Affluent women realize they are likely to live longer than their male partners and understand that this could be a real financial concern. They often react to this information in one of two ways: they hyperfocus on retirement planning and possibly miss out on some of life’s current pleasures or they put their head in the sand and decide they will worry about it later. Either coping strategy is not ideal. Your job is to help your female clients plan for the uncertain future by asking how they feel about retirement and what they envision for themselves, and by helping them take steps today to plan for tomorrow.

It is important to remember that women tend to be more emotional when it comes to retirement, and many female clients fear ending up destitute in their old age. Don’t make the mistake of assuring a woman that she has enough assets to live on, yet neglect to explore the feelings she has about retirement. This will result in her feeling unheard. Instead, find out more about her underlying concerns by asking many open-ended questions. Coach her on ways that this anxiety is helpful, that is, how it motivates her to save more for the future. Also talk about how it is unhelpful— for example, how it raises her blood pressure. Often she needs a neutral party to talk about these fears and to develop a plan for addressing them from both a financial and an emotional standpoint.

Raising Affluent Children

One of the top concerns of affluent parents is rearing financially responsible children. A Merrill Lynch Wealth Management report stated that nearly twice as many affluent investors said teaching their children “financial know-how” was a higher priority than teaching them about “choosing the right spouse/partner.[7] Clearly, wealthy parents are worried about raising children with affluence and preparing the next generation to receive and manage family wealth prudently. This is both an area of interest and a fear for your female clients. It also presents an important opportunity for you to strengthen your advisor-client relationship with them by coaching them on how to raise financially thoughtful children.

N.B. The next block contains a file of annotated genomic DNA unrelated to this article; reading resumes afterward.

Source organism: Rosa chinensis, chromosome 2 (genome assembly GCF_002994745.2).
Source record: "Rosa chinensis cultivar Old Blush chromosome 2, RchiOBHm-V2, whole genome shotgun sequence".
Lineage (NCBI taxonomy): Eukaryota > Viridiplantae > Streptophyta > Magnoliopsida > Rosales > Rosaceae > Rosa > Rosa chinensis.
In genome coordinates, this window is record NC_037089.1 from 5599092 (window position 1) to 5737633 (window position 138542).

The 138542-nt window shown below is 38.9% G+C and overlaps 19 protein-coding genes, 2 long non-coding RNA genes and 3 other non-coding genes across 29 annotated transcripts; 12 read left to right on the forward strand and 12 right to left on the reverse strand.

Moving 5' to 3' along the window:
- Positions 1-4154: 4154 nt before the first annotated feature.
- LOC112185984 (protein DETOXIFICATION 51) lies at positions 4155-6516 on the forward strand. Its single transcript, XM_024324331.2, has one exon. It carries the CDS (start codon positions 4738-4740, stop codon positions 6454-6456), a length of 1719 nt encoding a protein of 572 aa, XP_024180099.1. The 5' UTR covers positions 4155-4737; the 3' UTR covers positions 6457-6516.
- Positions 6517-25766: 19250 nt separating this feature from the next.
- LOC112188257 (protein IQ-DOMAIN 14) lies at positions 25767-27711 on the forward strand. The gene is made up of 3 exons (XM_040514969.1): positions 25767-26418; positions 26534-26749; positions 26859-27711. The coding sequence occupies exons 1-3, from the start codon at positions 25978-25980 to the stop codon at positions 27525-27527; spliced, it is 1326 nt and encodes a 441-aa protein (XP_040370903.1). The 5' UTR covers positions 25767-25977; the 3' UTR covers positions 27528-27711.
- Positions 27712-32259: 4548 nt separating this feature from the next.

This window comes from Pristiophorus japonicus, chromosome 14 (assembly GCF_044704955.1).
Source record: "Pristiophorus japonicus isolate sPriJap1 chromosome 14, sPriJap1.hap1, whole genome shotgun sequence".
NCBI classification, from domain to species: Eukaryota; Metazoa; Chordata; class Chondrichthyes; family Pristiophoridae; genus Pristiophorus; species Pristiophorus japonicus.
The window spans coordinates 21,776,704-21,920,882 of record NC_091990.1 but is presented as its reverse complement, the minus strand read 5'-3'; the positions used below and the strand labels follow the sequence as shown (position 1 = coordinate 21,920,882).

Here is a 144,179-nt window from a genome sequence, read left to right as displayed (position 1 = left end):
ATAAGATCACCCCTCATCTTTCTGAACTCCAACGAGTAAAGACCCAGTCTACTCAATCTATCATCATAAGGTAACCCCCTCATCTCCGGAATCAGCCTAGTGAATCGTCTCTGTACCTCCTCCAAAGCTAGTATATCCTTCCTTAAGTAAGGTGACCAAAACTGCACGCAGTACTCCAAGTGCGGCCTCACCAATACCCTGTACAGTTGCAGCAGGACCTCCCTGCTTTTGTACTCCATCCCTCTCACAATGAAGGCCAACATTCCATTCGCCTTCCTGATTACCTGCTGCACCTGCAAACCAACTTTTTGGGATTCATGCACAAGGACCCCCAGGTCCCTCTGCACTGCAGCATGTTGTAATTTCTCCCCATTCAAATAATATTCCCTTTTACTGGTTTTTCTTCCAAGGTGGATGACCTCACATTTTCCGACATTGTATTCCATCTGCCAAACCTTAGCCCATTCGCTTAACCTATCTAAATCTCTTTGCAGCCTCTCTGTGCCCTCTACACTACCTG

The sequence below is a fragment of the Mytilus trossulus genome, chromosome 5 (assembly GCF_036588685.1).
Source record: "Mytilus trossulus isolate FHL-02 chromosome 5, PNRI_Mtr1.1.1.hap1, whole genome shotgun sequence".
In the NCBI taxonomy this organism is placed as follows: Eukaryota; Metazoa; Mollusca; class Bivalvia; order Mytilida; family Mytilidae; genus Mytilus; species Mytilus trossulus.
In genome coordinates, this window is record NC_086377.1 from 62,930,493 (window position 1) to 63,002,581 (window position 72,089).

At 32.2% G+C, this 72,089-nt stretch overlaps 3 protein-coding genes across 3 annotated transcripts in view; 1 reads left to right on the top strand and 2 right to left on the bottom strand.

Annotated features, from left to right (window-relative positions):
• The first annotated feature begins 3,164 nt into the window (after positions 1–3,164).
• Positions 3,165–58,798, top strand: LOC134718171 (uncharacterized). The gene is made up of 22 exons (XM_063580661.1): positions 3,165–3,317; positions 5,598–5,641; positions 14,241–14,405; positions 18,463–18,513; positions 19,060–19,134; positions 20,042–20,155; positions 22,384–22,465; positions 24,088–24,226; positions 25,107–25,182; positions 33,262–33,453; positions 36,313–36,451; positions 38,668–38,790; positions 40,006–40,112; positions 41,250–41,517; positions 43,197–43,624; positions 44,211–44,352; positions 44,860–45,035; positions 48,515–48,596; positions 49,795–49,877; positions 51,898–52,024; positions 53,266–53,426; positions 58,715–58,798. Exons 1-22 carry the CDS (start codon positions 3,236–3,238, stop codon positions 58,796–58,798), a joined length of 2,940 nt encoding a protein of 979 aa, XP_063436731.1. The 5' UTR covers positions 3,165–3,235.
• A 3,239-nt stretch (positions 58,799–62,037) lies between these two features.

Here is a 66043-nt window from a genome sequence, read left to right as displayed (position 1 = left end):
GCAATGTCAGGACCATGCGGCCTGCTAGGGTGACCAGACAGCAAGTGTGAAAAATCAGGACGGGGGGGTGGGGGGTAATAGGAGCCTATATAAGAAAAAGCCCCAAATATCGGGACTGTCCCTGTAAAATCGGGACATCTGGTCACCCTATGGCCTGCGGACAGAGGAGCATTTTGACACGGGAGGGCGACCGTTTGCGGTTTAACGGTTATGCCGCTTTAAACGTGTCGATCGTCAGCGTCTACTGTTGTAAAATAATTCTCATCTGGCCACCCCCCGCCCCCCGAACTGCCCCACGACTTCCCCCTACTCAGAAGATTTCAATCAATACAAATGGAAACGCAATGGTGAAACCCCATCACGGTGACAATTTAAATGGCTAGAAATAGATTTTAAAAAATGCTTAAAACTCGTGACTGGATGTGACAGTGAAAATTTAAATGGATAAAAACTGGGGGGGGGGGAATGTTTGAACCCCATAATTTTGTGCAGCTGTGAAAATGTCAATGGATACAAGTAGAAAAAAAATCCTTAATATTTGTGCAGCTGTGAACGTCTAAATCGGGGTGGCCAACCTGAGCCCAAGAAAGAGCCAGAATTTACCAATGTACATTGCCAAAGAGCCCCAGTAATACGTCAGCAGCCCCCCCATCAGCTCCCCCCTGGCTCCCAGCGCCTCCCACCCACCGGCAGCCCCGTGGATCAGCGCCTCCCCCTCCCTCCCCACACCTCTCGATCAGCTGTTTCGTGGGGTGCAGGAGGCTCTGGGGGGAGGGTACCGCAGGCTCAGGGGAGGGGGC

Affluent women have competing priorities in life, care for more than just themselves, and financially face many different challenges than men. A female-friendly advisor listens to her female client as she slowly uncovers the multidimensional layers of her life. The goal is to help her organize her thoughts and goals, plan for the various ups and downs in her life, and provide her with the expertise she needs to enjoy the journey. And if you make a good partner, she is likely to be a client for life.

[1] J. Havens and P. Schervish, “Why the $41 Trillion Wealth Transfer Esti- mate Is Still Valid: A Review of Challenges and Questions,” Journal of Gift Planning, vol. 7, no. 1, January 2003, pp. 11–15, 47–50.

[2] H. Pordeli and P. Wynkoop, The Economic Impact of Women-Owned Busi- nesses in the United States, Research Report, Center for Women’s Business Research, McLean, VA, October 2009; and Key Facts About Women-Owned Businesses (2008–2009), research/keyfacts/.

[3] B. Brennan, Why She Buys: The New Strategy for Reaching the World’s Most Powerful Consumers, New York: Crown Business, 2009, p. 4.

[4] A. Slomski, “Women and Money,” Merrill Lynch Advisor Magazine, Spring 2011, pp. 6–11.

[5] “Silver Bridge Advisors, A Woman’s Perspective: Health and Wealth,” Presentation, Boston, MA, April 12, 2011.

[6] The Impact of Retirement Risk on Women, Research Report, Washington: Society of Actuaries and the Women Institute for Secure Retirement, December 2010.

[7] Slomski, “Women and Money.”